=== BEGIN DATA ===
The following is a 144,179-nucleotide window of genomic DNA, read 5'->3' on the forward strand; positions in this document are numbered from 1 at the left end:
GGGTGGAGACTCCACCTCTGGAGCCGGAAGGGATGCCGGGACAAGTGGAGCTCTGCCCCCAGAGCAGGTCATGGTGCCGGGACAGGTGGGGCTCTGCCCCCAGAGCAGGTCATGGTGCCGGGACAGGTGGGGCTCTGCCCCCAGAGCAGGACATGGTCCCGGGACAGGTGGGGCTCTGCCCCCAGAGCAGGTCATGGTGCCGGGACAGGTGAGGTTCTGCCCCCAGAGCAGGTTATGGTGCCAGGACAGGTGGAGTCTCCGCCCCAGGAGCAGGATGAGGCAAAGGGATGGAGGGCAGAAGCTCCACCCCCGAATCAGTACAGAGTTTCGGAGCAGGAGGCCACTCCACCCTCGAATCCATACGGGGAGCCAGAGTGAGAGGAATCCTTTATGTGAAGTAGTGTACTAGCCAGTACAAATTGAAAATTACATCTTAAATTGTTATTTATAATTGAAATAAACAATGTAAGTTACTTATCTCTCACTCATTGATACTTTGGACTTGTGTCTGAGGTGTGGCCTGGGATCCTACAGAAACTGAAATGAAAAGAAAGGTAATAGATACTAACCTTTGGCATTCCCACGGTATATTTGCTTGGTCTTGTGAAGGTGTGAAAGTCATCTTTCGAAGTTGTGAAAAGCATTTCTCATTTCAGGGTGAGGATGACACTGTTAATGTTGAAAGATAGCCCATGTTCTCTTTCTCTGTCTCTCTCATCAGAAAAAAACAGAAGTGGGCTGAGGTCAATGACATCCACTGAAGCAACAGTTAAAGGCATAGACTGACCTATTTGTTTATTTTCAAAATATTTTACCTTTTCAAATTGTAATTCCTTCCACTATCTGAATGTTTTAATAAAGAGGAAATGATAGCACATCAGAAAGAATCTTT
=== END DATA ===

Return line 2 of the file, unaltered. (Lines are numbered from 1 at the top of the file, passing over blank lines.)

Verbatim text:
GGGTGGAGACTCCACCTCTGGAGCCGGAAGGGATGCCGGGACAAGTGGAGCTCTGCCCCCAGAGCAGGTCATGGTGCCGGGACAGGTGGGGCTCTGCCCCCAGAGCAGGTCATGGTGCCGGGACAGGTGGGGCTCTGCCCCCAGAGCAGGACATGGTCCCGGGACAGGTGGGGCTCTGCCCCCAGAGCAGGTCATGGTGCCGGGACAGGTGAGGTTCTGCCCCCAGAGCAGGTTATGGTGCCAGGACAGGTGGAGTCTCCGCCCCAGGAGCAGGATGAGGCAAAGGGATGGAGGGCAGAAGCTCCACCCCCGAATCAGTACAGAGTTTCGGAGCAGGAGGCCACTCCACCCTCGAATCCATACGGGGAGCCAGAGTGAGAGGAATCCTTTATGTGAAGTAGTGTACTAGCCAGTACAAATTGAAAATTACATCTTAAATTGTTATTTATAATTGAAATAAACAATGTAAGTTACTTATCTCTCACTCATTGATACTTTGGACTTGTGTCTGAGGTGTGGCCTGGGATCCTACAGAAACTGAAATGAAAAGAAAGGTAATAGATACTAACCTTTGGCATTCCCACGGTATATTTGCTTGGTCTTGTGAAGGTGTGAAAGTCATCTTTCGAAGTTGTGAAAAGCATTTCTCATTTCAGGGTGAGGATGACACTGTTAATGTTGAAAGATAGCCCATGTTCTCTTTCTCTGTCTCTCTCATCAGAAAAAAACAGAAGTGGGCTGAGGTCAATGACATCCACTGAAGCAACAGTTAAAGGCATAGACTGACCTATTTGTTTATTTTCAAAATATTTTACCTTTTCAAATTGTAATTCCTTCCACTATCTGAATGTTTTAATAAAGAGGAAATGATAGCACATCAGAAAGAATCTTT